30 seconds of breathtaking awe at physics – watch a water droplet bounce in ultra-slow-motion. Then, see 7 more everyday things in mesmerizing slow motion.
Who knew water could bounce on water?!?
Surface tension is amazing. Phenomena like this are dependent on the size of the drop, of course, so that the mechanical force of falling and bouncing doesn’t overcome the hydrogen bonding that keeps the droplet/surface intact.
Nutrient-Balanced Water Would Help Coral Reefs
Research from the Univ. of Southampton and the National Oceanography Centre, Southampton has found that an imbalance of nutrients in reef waters can increase the bleaching susceptibility of reef corals. Corals are made up of many polyps that jointly form a layer of living tissue covering the calcareous skeletons. They depend on single-celled algae called zooxanthellae, which live within the coral polyps.
The coral animal and the associated zooxanthellae depend on each other for survival in a symbiotic relationship, where the coral supplies the algae with nutrients and a place to live. In turn, the algae offer the coral some products of their photosynthesis, providing them with an important energy source.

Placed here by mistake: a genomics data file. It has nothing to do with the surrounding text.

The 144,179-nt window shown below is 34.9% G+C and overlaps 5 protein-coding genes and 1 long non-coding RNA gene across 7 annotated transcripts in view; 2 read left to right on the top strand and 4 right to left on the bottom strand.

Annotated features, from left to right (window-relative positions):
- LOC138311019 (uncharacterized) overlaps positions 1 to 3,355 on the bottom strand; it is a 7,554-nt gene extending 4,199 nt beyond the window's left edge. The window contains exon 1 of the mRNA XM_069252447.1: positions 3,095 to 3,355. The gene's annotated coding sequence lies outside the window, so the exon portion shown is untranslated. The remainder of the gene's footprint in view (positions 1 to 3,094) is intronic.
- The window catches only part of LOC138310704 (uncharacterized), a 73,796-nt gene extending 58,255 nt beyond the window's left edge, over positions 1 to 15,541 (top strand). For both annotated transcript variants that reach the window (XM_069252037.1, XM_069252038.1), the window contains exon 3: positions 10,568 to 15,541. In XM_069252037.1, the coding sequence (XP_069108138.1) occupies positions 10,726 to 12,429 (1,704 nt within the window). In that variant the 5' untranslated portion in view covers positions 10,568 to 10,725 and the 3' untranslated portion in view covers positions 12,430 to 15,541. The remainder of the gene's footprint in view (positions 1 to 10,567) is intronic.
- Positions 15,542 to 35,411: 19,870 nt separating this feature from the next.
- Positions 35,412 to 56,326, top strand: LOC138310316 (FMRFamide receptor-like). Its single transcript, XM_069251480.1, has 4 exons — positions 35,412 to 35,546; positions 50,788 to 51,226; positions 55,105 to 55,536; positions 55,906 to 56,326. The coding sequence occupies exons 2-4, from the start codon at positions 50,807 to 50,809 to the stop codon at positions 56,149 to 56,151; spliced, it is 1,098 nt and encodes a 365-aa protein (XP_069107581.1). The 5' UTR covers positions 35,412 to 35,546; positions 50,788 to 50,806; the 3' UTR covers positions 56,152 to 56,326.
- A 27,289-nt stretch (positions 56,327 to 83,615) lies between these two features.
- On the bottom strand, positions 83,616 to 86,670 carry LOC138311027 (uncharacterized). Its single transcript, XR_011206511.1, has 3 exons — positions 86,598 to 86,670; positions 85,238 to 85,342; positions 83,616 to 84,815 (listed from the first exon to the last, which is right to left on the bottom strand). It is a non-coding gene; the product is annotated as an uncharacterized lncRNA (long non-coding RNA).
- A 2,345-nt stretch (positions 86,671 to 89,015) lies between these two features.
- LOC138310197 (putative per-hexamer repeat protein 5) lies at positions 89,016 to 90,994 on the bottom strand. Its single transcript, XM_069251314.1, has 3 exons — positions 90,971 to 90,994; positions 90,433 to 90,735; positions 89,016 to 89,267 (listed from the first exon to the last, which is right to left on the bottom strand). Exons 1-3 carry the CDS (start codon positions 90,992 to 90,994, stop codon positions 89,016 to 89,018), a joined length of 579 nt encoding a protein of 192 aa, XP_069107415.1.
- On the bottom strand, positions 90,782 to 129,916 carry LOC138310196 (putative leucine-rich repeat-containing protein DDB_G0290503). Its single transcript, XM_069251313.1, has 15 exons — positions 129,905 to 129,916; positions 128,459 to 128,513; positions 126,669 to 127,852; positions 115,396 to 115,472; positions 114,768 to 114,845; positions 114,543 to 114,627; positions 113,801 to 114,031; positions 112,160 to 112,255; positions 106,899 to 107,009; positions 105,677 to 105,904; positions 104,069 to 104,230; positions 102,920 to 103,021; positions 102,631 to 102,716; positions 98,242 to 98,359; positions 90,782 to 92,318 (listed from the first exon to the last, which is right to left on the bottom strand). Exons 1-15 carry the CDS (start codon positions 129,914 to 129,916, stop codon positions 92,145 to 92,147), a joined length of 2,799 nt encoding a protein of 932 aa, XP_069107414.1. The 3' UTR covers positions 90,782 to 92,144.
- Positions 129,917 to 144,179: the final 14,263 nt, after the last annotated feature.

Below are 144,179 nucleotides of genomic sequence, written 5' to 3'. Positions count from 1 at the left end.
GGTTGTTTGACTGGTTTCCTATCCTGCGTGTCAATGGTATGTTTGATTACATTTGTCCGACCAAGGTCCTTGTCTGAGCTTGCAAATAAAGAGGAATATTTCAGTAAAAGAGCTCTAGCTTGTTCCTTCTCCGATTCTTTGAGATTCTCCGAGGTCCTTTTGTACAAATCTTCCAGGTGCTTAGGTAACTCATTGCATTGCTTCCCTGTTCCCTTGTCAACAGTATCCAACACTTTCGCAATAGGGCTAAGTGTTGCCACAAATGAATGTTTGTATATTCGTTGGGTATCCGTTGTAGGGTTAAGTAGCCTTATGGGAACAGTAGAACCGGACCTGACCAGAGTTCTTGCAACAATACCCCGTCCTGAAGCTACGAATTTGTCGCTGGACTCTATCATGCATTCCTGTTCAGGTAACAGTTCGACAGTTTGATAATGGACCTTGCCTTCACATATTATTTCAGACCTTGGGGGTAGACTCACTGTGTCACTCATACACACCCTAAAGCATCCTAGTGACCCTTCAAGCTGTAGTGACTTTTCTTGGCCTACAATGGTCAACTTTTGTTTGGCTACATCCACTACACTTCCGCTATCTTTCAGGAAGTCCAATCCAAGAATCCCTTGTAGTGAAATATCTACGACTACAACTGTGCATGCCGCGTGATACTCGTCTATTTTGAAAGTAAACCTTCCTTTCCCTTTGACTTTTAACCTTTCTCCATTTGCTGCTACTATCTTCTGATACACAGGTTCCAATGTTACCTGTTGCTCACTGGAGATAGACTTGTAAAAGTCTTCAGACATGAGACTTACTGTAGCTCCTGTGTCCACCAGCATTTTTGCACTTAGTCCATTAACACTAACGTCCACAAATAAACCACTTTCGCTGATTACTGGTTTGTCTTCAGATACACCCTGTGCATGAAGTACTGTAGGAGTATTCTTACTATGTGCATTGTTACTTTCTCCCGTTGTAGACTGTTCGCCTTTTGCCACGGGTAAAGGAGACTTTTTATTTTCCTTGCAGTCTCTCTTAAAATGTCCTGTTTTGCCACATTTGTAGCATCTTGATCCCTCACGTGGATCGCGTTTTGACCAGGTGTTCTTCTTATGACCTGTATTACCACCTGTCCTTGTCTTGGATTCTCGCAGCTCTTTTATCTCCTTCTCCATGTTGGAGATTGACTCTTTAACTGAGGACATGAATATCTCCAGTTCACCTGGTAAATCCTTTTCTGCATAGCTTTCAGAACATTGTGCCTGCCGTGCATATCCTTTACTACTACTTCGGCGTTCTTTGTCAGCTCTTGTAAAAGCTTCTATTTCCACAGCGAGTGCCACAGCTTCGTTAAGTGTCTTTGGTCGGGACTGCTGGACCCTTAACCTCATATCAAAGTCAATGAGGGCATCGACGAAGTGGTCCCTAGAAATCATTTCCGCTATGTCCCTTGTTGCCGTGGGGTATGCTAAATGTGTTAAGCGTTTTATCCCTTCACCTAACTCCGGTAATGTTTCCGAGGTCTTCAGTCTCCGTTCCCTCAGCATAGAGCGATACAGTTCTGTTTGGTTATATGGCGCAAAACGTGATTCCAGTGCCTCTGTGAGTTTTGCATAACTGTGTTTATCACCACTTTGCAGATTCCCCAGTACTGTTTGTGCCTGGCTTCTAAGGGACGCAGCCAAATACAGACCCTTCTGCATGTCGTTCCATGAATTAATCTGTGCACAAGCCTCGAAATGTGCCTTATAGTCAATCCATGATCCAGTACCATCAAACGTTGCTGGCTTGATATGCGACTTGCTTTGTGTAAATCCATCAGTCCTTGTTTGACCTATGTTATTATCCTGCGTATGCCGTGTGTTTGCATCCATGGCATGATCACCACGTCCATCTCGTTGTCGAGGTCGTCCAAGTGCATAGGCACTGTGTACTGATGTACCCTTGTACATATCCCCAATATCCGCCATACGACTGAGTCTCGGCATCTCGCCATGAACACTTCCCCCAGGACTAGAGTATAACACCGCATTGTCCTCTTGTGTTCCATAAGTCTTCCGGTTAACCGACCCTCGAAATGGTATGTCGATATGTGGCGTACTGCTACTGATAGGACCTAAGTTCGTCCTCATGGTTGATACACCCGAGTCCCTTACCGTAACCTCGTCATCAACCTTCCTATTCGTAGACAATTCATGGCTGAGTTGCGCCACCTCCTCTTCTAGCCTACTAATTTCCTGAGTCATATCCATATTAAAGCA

Read more: http://www.laboratoryequipment.com/videos/2012/08/nutrient-balanced-water-would-help-coral-reefs
Material Can Extract Uranium from Seawater
Fueling nuclear reactors with uranium harvested from the ocean could become more feasible because of a material developed by a team led by the Department of Energy’s Oak Ridge National Laboratory. The combination of ORNL’s high-capacity reusable adsorbents and a Florida company’s high-surface-area polyethylene fibers creates a material that can rapidly, selectively and economically extract valuable and precious dissolved metals from water. The material, HiCap, vastly outperforms today’s best adsorbents, which perform surface retention of solid or gas molecules, atoms or ions. HiCap also effectively removes toxic metals from water, according to results verified by researchers at Pacific Northwest National Laboratory.
“We have shown that our adsorbents can extract five to seven times more uranium at uptake rates seven times faster than the world’s best adsorbents,” says Chris Janke, one of the inventors and a member of ORNL’s Materials Science and Technology Division.
Read more: http://www.laboratoryequipment.com/news/2012/08/material-can-extract-uranium-seawater